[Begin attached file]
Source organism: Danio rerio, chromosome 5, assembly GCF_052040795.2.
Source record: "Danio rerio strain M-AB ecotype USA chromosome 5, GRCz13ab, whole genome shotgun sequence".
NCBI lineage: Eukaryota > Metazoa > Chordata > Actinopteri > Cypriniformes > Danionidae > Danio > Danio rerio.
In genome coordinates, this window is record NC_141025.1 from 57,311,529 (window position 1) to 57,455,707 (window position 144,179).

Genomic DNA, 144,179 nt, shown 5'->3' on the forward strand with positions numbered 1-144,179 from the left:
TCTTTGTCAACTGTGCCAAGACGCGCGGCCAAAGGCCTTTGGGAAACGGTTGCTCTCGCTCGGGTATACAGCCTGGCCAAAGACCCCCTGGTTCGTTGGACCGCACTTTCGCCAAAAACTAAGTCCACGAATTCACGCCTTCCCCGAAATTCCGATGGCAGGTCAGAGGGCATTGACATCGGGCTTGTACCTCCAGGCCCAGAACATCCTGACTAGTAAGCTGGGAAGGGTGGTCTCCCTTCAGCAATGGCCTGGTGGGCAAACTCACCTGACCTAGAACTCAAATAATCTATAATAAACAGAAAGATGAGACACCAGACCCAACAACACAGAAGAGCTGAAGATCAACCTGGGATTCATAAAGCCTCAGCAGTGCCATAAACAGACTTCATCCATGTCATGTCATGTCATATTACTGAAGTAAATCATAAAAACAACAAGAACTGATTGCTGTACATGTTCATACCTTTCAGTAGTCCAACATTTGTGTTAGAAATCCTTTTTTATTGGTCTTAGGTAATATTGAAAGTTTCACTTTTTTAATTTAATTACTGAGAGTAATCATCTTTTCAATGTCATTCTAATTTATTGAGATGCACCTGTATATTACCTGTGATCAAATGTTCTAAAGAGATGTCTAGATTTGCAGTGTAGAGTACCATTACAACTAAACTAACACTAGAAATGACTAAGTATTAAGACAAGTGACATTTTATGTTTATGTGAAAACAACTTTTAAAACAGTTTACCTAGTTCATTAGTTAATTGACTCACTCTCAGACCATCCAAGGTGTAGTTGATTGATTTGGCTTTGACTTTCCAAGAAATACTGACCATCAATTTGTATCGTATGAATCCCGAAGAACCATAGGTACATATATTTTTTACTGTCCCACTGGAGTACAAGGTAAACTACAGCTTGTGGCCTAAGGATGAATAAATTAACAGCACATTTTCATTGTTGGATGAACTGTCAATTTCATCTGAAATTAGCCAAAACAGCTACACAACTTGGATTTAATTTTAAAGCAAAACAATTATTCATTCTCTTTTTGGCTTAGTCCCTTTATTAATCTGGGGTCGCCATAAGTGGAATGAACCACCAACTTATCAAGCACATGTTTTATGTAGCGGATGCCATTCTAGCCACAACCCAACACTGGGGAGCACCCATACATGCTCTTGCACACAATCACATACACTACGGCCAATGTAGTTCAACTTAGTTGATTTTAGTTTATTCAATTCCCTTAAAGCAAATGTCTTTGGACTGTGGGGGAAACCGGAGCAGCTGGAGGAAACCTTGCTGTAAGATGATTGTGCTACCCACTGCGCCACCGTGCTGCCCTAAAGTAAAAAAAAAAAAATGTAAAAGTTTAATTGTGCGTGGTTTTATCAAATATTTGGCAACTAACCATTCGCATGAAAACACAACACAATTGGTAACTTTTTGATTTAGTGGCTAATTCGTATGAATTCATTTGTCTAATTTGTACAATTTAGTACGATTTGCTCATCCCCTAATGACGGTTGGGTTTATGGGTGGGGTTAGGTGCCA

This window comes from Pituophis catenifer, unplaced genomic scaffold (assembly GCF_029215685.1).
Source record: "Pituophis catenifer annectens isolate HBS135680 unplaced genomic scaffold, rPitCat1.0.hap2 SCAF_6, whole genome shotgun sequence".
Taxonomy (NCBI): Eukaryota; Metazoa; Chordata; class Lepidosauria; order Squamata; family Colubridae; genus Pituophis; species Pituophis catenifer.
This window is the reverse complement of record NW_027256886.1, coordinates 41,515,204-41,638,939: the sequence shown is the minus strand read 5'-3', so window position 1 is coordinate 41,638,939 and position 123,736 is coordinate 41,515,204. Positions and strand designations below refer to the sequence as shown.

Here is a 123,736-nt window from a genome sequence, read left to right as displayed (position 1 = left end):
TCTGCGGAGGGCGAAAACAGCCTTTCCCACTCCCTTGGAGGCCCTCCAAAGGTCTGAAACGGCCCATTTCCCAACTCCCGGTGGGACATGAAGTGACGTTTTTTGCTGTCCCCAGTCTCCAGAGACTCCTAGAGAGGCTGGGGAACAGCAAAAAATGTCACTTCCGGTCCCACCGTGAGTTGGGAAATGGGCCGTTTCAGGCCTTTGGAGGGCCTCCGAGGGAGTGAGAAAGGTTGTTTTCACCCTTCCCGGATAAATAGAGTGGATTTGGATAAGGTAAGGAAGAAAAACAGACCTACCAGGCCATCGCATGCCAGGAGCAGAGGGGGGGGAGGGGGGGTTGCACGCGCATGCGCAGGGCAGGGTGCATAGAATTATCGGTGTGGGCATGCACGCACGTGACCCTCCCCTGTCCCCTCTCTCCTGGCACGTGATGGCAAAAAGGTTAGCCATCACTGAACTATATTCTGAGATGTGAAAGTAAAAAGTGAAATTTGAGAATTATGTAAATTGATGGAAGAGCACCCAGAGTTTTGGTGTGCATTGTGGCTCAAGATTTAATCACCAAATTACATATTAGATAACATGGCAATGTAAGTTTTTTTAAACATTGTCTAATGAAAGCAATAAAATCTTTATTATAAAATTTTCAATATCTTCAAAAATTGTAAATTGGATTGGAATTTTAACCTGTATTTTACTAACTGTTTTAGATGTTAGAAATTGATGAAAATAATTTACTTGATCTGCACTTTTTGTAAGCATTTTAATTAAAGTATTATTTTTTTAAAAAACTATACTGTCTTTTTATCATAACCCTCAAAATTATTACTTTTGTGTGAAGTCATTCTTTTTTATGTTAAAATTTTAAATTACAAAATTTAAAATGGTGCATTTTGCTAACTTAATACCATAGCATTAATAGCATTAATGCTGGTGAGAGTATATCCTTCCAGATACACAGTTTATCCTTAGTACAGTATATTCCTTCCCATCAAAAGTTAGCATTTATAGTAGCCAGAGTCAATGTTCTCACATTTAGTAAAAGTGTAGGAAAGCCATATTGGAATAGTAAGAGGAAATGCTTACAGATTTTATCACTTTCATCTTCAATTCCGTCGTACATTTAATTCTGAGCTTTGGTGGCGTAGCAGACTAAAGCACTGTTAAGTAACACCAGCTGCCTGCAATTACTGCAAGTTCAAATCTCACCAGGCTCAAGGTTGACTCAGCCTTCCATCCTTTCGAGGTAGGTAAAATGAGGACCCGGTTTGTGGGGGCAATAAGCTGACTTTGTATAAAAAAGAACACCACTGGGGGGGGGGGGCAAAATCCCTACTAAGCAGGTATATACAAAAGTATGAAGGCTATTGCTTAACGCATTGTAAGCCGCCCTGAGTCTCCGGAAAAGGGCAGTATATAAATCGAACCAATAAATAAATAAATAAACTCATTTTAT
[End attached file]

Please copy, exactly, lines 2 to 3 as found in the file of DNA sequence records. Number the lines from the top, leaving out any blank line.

Source record: "Danio rerio strain M-AB ecotype USA chromosome 5, GRCz13ab, whole genome shotgun sequence".
NCBI lineage: Eukaryota > Metazoa > Chordata > Actinopteri > Cypriniformes > Danionidae > Danio > Danio rerio.